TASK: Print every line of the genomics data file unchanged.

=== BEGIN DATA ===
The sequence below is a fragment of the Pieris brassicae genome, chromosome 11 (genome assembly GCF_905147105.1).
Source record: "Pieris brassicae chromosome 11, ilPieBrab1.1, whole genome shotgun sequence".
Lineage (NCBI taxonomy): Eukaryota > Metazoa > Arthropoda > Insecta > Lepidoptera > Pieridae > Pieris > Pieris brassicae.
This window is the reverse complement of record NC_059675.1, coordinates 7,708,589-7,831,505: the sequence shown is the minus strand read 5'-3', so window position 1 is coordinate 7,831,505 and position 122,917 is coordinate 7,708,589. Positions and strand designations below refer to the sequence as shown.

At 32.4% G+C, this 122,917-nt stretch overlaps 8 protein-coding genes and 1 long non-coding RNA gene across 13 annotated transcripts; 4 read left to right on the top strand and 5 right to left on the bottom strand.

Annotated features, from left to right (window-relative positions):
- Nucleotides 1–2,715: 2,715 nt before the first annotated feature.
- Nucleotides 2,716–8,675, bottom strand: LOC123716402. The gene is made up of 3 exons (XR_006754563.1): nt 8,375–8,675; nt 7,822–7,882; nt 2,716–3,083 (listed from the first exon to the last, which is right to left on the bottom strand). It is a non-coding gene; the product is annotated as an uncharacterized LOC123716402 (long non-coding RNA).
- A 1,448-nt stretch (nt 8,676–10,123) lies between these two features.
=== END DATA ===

The sequence below is a fragment of the Pieris brassicae genome, chromosome 11 (genome assembly GCF_905147105.1).
Source record: "Pieris brassicae chromosome 11, ilPieBrab1.1, whole genome shotgun sequence".
Lineage (NCBI taxonomy): Eukaryota > Metazoa > Arthropoda > Insecta > Lepidoptera > Pieridae > Pieris > Pieris brassicae.
This window is the reverse complement of record NC_059675.1, coordinates 7,708,589-7,831,505: the sequence shown is the minus strand read 5'-3', so window position 1 is coordinate 7,831,505 and position 122,917 is coordinate 7,708,589. Positions and strand designations below refer to the sequence as shown.

At 32.4% G+C, this 122,917-nt stretch overlaps 8 protein-coding genes and 1 long non-coding RNA gene across 13 annotated transcripts; 4 read left to right on the top strand and 5 right to left on the bottom strand.

Annotated features, from left to right (window-relative positions):
- Nucleotides 1–2,715: 2,715 nt before the first annotated feature.
- Nucleotides 2,716–8,675, bottom strand: LOC123716402. The gene is made up of 3 exons (XR_006754563.1): nt 8,375–8,675; nt 7,822–7,882; nt 2,716–3,083 (listed from the first exon to the last, which is right to left on the bottom strand). It is a non-coding gene; the product is annotated as an uncharacterized LOC123716402 (long non-coding RNA).
- A 1,448-nt stretch (nt 8,676–10,123) lies between these two features.